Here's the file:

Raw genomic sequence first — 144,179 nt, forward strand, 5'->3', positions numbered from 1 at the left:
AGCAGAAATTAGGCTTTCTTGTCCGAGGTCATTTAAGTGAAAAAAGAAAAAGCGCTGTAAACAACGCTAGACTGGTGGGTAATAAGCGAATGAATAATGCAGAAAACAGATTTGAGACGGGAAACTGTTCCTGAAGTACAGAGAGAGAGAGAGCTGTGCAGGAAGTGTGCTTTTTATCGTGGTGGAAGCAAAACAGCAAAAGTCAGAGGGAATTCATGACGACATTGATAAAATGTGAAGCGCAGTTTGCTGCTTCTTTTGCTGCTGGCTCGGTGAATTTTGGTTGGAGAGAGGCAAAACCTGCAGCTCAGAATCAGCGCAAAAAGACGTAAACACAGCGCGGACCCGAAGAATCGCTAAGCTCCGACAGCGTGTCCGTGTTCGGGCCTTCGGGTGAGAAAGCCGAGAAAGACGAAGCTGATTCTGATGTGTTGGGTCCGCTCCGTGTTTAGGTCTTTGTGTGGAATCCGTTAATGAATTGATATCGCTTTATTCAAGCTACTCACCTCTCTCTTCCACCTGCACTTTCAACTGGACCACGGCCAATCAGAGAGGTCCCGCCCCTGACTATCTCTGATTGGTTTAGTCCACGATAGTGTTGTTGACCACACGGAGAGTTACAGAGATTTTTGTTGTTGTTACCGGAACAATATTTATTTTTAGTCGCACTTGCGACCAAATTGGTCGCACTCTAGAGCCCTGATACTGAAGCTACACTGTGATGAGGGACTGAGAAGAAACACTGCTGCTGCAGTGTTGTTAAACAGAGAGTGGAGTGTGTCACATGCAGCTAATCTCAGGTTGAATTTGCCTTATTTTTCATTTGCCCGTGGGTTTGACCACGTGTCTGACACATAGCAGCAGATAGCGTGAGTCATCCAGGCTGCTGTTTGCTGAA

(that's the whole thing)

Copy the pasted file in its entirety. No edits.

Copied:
Raw genomic sequence first — 144,179 nt, forward strand, 5'->3', positions numbered from 1 at the left:
AGCAGAAATTAGGCTTTCTTGTCCGAGGTCATTTAAGTGAAAAAAGAAAAAGCGCTGTAAACAACGCTAGACTGGTGGGTAATAAGCGAATGAATAATGCAGAAAACAGATTTGAGACGGGAAACTGTTCCTGAAGTACAGAGAGAGAGAGAGCTGTGCAGGAAGTGTGCTTTTTATCGTGGTGGAAGCAAAACAGCAAAAGTCAGAGGGAATTCATGACGACATTGATAAAATGTGAAGCGCAGTTTGCTGCTTCTTTTGCTGCTGGCTCGGTGAATTTTGGTTGGAGAGAGGCAAAACCTGCAGCTCAGAATCAGCGCAAAAAGACGTAAACACAGCGCGGACCCGAAGAATCGCTAAGCTCCGACAGCGTGTCCGTGTTCGGGCCTTCGGGTGAGAAAGCCGAGAAAGACGAAGCTGATTCTGATGTGTTGGGTCCGCTCCGTGTTTAGGTCTTTGTGTGGAATCCGTTAATGAATTGATATCGCTTTATTCAAGCTACTCACCTCTCTCTTCCACCTGCACTTTCAACTGGACCACGGCCAATCAGAGAGGTCCCGCCCCTGACTATCTCTGATTGGTTTAGTCCACGATAGTGTTGTTGACCACACGGAGAGTTACAGAGATTTTTGTTGTTGTTACCGGAACAATATTTATTTTTAGTCGCACTTGCGACCAAATTGGTCGCACTCTAGAGCCCTGATACTGAAGCTACACTGTGATGAGGGACTGAGAAGAAACACTGCTGCTGCAGTGTTGTTAAACAGAGAGTGGAGTGTGTCACATGCAGCTAATCTCAGGTTGAATTTGCCTTATTTTTCATTTGCCCGTGGGTTTGACCACGTGTCTGACACATAGCAGCAGATAGCGTGAGTCATCCAGGCTGCTGTTTGCTGAA